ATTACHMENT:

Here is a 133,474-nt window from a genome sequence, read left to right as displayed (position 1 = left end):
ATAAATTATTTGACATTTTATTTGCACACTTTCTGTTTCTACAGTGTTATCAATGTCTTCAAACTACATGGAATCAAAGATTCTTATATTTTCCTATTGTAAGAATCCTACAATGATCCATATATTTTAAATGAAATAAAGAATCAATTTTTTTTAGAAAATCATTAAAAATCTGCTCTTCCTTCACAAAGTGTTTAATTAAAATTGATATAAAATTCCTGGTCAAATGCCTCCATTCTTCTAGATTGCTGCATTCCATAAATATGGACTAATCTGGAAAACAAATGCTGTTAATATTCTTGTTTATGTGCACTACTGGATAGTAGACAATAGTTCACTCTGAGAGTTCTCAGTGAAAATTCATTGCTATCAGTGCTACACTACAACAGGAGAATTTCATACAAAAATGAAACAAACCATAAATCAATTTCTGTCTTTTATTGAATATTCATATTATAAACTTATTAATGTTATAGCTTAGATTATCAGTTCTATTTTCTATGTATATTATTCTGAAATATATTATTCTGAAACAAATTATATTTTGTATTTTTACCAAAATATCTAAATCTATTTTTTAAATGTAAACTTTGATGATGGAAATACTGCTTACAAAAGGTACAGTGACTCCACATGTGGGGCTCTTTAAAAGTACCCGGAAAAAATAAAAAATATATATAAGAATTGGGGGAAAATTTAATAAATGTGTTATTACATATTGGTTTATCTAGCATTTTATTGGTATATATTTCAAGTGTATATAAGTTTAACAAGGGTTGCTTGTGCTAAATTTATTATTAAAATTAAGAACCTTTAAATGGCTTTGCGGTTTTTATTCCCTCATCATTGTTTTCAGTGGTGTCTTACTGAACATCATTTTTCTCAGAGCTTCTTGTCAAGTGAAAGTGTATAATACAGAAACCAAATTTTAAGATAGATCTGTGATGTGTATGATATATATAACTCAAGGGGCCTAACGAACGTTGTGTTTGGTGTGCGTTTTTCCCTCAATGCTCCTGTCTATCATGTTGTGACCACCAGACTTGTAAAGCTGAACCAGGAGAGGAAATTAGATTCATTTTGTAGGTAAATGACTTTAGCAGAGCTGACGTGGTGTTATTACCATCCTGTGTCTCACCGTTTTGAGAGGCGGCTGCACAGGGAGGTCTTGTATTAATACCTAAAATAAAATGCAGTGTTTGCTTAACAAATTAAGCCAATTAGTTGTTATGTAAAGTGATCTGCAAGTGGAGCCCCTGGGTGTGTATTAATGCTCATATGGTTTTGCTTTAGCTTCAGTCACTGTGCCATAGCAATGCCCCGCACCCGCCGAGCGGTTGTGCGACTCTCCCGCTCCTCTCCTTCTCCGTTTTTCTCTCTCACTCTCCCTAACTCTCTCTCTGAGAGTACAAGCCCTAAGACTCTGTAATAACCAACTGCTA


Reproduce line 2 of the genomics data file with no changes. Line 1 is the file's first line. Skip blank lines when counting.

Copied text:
ATAAATTATTTGACATTTTATTTGCACACTTTCTGTTTCTACAGTGTTATCAATGTCTTCAAACTACATGGAATCAAAGATTCTTATATTTTCCTATTGTAAGAATCCTACAATGATCCATATATTTTAAATGAAATAAAGAATCAATTTTTTTTAGAAAATCATTAAAAATCTGCTCTTCCTTCACAAAGTGTTTAATTAAAATTGATATAAAATTCCTGGTCAAATGCCTCCATTCTTCTAGATTGCTGCATTCCATAAATATGGACTAATCTGGAAAACAAATGCTGTTAATATTCTTGTTTATGTGCACTACTGGATAGTAGACAATAGTTCACTCTGAGAGTTCTCAGTGAAAATTCATTGCTATCAGTGCTACACTACAACAGGAGAATTTCATACAAAAATGAAACAAACCATAAATCAATTTCTGTCTTTTATTGAATATTCATATTATAAACTTATTAATGTTATAGCTTAGATTATCAGTTCTATTTTCTATGTATATTATTCTGAAATATATTATTCTGAAACAAATTATATTTTGTATTTTTACCAAAATATCTAAATCTATTTTTTAAATGTAAACTTTGATGATGGAAATACTGCTTACAAAAGGTACAGTGACTCCACATGTGGGGCTCTTTAAAAGTACCCGGAAAAAATAAAAAATATATATAAGAATTGGGGGAAAATTTAATAAATGTGTTATTACATATTGGTTTATCTAGCATTTTATTGGTATATATTTCAAGTGTATATAAGTTTAACAAGGGTTGCTTGTGCTAAATTTATTATTAAAATTAAGAACCTTTAAATGGCTTTGCGGTTTTTATTCCCTCATCATTGTTTTCAGTGGTGTCTTACTGAACATCATTTTTCTCAGAGCTTCTTGTCAAGTGAAAGTGTATAATACAGAAACCAAATTTTAAGATAGATCTGTGATGTGTATGATATATATAACTCAAGGGGCCTAACGAACGTTGTGTTTGGTGTGCGTTTTTCCCTCAATGCTCCTGTCTATCATGTTGTGACCACCAGACTTGTAAAGCTGAACCAGGAGAGGAAATTAGATTCATTTTGTAGGTAAATGACTTTAGCAGAGCTGACGTGGTGTTATTACCATCCTGTGTCTCACCGTTTTGAGAGGCGGCTGCACAGGGAGGTCTTGTATTAATACCTAAAATAAAATGCAGTGTTTGCTTAACAAATTAAGCCAATTAGTTGTTATGTAAAGTGATCTGCAAGTGGAGCCCCTGGGTGTGTATTAATGCTCATATGGTTTTGCTTTAGCTTCAGTCACTGTGCCATAGCAATGCCCCGCACCCGCCGAGCGGTTGTGCGACTCTCCCGCTCCTCTCCTTCTCCGTTTTTCTCTCTCACTCTCCCTAACTCTCTCTCTGAGAGTACAAGCCCTAAGACTCTGTAATAACCAACTGCTA